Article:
<THE BORING PORTFOLIO>
Taking on incumbents
by Dale Wettlaufer (TMF Ralegh)
ALEXANDRIA, VA (June 4, 1999) -- Taking a slight break from looking at Hughes, thankfully, since it's enormously complicated, today I wanted to talk about a company that was introduced into the Boring message board a few months ago. The company is NetB@nk (Nasdaq: NTBK), a savings & loan holding company that does business exclusively over the Internet.
At first I dismissed the idea, as I believed there was too much competition in banking from the incumbent banks and other financial services companies, I didn't believe the operating advantages of the Internet banks outweighed the lower funding costs of the incumbent banks, and I didn't like the valuation. I changed my mind a short time later, however, after a conversation with a friend who looks at as many companies as I do, and after deciding that it's not really that productive to dismiss something so out-of-hand.
A couple other things have been happening with my thinking on some of the big commercial banks. I've always thought of banks as retail companies, but I've been way too easy on some of the mega-regional banks whose customer service is obviously very poor. I've jumped off the mega-regional bank train, however, as I think there are now just too many choices out there for consumers for the incumbent banks to keep treating people as a source of fees rather than as valued customers.
To wit, noninterest-bearing checking deposits are going to go the way of the Dodo bird, in my opinion. In a world where banks are married to that source of capital to produce 30% of their deposits and to increase net interest margins, the Dodo-ing of those deposits is going to be pretty confounding for those companies. The bank that moves away from that model or grows up on a different model is going to be much better prepared for the competitive realities of 21st century banking.
Think of the problem this way. It's the 1950s and Sam Walton gets the idea that you can sell more merchandise by marking it down to move, thereby increasing customer satisfaction and absolute gross profits even with lower margins. With a much more productive overhead structure designed from the ground up, the company can take share as well as ending up as a more profitable (from the standpoint of return on capital) large company.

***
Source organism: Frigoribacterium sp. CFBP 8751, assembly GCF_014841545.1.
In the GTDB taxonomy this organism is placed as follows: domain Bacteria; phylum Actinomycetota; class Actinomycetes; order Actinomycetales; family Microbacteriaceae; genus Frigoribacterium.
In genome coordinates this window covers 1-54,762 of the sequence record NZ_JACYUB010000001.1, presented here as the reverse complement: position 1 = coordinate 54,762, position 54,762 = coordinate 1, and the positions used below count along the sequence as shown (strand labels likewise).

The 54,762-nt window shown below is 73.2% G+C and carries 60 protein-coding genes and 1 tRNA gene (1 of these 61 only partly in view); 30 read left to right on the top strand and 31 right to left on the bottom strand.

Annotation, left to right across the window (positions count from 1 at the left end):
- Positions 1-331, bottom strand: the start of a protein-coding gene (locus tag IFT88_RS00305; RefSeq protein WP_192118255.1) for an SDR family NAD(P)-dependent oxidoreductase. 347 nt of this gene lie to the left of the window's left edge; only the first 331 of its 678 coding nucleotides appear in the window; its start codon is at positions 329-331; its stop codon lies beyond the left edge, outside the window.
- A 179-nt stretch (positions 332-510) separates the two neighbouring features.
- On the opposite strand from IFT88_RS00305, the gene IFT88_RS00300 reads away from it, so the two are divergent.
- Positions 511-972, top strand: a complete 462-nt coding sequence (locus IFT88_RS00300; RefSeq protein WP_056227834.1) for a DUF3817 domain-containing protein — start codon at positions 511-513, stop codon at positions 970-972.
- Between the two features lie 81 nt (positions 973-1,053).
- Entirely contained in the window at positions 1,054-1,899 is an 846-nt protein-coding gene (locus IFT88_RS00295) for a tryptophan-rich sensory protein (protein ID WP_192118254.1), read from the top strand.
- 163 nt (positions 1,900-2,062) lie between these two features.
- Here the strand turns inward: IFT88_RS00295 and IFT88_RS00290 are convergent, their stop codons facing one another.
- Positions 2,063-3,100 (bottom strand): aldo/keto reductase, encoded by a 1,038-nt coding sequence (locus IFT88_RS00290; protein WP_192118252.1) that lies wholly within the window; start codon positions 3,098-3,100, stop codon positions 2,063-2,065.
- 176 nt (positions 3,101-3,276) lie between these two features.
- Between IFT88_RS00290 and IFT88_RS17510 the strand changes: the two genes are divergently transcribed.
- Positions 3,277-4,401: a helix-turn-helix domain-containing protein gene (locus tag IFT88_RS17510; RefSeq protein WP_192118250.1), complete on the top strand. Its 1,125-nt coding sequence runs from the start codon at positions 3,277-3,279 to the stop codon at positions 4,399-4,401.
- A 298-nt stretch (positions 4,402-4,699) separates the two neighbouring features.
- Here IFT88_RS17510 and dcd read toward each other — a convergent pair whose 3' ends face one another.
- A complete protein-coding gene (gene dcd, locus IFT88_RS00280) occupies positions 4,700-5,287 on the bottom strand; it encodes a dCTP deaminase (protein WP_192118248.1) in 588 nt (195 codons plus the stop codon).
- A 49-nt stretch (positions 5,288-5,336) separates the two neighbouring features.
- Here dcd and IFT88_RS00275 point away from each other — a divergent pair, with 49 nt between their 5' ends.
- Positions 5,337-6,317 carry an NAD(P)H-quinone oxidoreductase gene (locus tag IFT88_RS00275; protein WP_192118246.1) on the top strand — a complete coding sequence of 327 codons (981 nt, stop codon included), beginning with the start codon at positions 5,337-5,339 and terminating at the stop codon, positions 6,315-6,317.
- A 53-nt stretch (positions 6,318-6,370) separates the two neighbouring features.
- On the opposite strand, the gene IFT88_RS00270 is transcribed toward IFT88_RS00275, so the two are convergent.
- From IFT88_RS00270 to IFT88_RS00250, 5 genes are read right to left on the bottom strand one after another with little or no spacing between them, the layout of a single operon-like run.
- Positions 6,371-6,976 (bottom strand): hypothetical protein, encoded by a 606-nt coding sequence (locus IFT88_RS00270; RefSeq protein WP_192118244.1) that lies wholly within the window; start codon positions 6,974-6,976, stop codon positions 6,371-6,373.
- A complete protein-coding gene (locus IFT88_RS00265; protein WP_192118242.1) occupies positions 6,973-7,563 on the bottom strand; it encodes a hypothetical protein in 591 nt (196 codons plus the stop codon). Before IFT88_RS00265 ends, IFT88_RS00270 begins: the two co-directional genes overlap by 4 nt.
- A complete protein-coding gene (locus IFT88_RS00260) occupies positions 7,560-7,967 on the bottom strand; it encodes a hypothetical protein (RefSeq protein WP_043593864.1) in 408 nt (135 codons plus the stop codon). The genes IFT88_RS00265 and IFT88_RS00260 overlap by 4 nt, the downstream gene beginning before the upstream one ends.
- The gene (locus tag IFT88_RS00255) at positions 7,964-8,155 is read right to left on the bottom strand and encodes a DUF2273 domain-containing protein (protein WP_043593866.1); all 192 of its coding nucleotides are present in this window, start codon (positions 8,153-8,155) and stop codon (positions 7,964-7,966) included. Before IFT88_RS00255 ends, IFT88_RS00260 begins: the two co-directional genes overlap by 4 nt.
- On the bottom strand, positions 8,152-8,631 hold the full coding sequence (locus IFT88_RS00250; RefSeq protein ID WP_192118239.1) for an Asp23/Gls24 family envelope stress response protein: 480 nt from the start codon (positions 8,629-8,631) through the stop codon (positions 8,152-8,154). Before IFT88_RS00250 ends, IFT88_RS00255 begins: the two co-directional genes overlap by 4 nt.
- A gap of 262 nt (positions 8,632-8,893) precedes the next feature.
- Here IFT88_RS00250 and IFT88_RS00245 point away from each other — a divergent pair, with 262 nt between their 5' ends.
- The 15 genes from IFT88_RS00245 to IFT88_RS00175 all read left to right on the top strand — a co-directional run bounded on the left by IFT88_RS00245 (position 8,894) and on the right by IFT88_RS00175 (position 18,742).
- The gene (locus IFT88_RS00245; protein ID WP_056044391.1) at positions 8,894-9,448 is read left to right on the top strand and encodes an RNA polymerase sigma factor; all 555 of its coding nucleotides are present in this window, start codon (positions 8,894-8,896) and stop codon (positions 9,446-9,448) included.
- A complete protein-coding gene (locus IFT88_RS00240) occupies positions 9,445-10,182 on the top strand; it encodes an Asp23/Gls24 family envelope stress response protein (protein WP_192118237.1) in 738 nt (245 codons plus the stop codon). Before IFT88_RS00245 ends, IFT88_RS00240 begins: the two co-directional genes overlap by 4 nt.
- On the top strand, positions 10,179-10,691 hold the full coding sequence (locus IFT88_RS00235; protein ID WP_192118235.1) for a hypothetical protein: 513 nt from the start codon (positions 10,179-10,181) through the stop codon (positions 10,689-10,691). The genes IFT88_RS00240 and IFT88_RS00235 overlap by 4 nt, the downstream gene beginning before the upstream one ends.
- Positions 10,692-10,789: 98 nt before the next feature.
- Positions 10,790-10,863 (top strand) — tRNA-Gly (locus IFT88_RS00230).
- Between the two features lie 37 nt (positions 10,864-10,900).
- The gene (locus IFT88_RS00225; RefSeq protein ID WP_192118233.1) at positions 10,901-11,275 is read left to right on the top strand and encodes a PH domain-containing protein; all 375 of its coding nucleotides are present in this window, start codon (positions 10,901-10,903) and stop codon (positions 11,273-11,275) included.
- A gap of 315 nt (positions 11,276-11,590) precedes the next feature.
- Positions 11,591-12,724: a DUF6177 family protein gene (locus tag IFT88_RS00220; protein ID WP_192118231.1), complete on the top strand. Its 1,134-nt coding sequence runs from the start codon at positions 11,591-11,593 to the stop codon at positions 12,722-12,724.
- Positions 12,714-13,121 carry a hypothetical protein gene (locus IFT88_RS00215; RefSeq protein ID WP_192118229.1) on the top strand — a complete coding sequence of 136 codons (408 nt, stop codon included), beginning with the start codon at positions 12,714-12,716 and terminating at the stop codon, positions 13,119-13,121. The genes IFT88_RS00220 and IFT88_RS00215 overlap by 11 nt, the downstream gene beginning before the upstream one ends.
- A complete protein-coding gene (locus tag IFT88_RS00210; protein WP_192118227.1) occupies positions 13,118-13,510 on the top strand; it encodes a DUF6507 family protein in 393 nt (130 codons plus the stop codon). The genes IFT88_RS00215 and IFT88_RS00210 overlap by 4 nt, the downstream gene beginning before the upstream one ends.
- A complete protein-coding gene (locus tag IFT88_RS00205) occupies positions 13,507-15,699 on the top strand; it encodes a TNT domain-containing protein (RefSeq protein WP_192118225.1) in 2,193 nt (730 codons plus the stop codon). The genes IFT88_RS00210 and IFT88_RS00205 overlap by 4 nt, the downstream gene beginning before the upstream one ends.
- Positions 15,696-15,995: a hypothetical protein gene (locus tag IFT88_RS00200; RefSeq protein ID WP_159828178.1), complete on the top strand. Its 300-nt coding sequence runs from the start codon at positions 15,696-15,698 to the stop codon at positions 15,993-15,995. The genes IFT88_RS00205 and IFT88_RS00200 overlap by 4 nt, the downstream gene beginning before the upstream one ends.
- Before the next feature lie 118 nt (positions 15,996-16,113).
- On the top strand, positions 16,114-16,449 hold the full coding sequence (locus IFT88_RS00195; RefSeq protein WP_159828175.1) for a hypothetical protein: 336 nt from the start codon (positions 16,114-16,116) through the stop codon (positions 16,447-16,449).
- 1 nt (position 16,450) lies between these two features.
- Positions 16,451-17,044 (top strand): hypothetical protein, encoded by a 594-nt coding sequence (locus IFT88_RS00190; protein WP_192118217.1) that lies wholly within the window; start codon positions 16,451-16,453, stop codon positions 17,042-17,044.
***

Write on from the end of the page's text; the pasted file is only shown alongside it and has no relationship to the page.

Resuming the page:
I'm way late on this today, so I can't cover this fully, but check out the takeout numbers on Telebank Financial (Nasdaq: TBFC) from earlier this week. When you add in the capital NetB@nk just raised, it's really not trading at ridiculous balance sheet multiples. I'll take a look at that next week. Now I'm off to find out who the Buffalo Sabres will play in the Stanley Cup finals. Have a good weekend.
- Discuss Boring Investing on the Boring Port message board.
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Stock Change Bid APCC + 3/8 18.94 BRKb +29 2337.00 CSL --- 47.69 GTW +3 9/16 62.13
Day Month Year History BORING +1.26% 0.43% 4.98% 40.96% S&P: +2.17% 1.99% 8.33% 120.94% NASDAQ: +3.12% 0.32% 13.03% 138.08% Rec'd # Security In At Now Change 8/13/96 200 Carlisle C 26.32 47.69 81.15% 4/20/99 460 American P 14.48 18.94 30.81% 12/31/98 12 Berkshire 2276.17 2337.00 2.67% 2/9/99 100 Gateway 20 72.38 62.13 -14.16% Rec'd # Security In At Value Change 8/13/96 200 Carlisle C 5264.99 9537.50 $4272.51 4/20/99 460 American P 6659.25 8711.25 $2052.00 12/31/98 12 Berkshire 27314.00 28044.00 $730.00 2/9/99 100 Gateway 20 7237.50 6212.50 -$1025.00 CASH $17972.40 TOTAL $70477.65
</THE BORING PORTFOLIO>